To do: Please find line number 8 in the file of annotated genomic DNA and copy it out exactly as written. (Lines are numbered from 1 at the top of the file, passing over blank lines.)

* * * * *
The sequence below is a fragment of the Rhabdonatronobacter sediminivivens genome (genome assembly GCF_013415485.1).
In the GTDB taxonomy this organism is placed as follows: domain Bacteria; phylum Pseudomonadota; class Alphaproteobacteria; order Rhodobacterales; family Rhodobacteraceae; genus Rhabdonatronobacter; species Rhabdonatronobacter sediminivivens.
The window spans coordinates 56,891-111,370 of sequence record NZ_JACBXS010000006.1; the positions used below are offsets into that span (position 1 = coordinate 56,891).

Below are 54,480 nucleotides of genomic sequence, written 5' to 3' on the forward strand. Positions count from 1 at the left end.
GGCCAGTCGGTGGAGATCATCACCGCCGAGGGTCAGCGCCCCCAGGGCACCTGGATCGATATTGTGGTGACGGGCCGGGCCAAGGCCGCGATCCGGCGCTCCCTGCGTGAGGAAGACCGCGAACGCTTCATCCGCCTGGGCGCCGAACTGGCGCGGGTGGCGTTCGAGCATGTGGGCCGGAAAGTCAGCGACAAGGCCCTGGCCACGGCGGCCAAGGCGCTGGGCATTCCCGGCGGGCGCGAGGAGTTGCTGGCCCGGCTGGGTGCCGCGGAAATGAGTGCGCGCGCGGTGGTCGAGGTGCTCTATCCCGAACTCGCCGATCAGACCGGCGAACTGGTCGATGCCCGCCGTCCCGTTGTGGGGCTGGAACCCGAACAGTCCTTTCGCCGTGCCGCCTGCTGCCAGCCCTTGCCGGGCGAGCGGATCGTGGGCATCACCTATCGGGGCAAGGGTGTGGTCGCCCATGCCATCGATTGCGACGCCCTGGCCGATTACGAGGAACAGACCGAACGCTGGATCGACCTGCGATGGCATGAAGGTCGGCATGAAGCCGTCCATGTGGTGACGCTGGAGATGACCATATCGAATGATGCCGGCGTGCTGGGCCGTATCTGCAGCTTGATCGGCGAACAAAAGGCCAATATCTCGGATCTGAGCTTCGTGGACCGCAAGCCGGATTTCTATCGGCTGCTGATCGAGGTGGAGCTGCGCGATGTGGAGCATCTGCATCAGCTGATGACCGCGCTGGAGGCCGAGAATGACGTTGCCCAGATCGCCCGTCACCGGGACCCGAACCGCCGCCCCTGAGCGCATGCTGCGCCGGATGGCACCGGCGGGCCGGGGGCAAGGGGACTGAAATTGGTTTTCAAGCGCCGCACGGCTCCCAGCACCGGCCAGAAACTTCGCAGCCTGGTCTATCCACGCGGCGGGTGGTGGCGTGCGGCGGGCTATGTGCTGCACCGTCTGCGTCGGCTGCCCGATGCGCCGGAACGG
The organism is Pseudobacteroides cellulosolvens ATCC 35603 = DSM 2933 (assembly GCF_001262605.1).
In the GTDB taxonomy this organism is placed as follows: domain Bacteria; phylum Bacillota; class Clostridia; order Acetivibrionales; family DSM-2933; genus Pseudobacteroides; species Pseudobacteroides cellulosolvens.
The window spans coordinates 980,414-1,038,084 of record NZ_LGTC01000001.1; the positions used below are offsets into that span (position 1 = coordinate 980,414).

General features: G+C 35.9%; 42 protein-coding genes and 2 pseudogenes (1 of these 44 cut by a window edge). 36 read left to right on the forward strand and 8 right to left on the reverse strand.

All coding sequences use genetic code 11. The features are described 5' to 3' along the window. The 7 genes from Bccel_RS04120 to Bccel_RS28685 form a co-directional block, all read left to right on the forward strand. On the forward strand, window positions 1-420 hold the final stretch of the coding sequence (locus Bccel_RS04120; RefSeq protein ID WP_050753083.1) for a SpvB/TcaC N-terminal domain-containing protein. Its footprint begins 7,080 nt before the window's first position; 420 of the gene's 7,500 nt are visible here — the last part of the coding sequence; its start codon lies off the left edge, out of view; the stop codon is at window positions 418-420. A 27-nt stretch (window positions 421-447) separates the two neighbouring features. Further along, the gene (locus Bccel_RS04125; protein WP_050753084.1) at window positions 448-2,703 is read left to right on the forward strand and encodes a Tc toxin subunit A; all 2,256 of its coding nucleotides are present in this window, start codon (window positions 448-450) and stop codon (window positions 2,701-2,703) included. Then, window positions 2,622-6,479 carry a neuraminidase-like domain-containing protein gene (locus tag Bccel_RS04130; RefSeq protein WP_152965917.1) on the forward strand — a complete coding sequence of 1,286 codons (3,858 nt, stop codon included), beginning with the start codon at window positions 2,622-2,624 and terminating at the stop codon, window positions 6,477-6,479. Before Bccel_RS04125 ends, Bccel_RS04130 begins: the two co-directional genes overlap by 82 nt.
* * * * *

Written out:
The window spans coordinates 980,414-1,038,084 of record NZ_LGTC01000001.1; the positions used below are offsets into that span (position 1 = coordinate 980,414).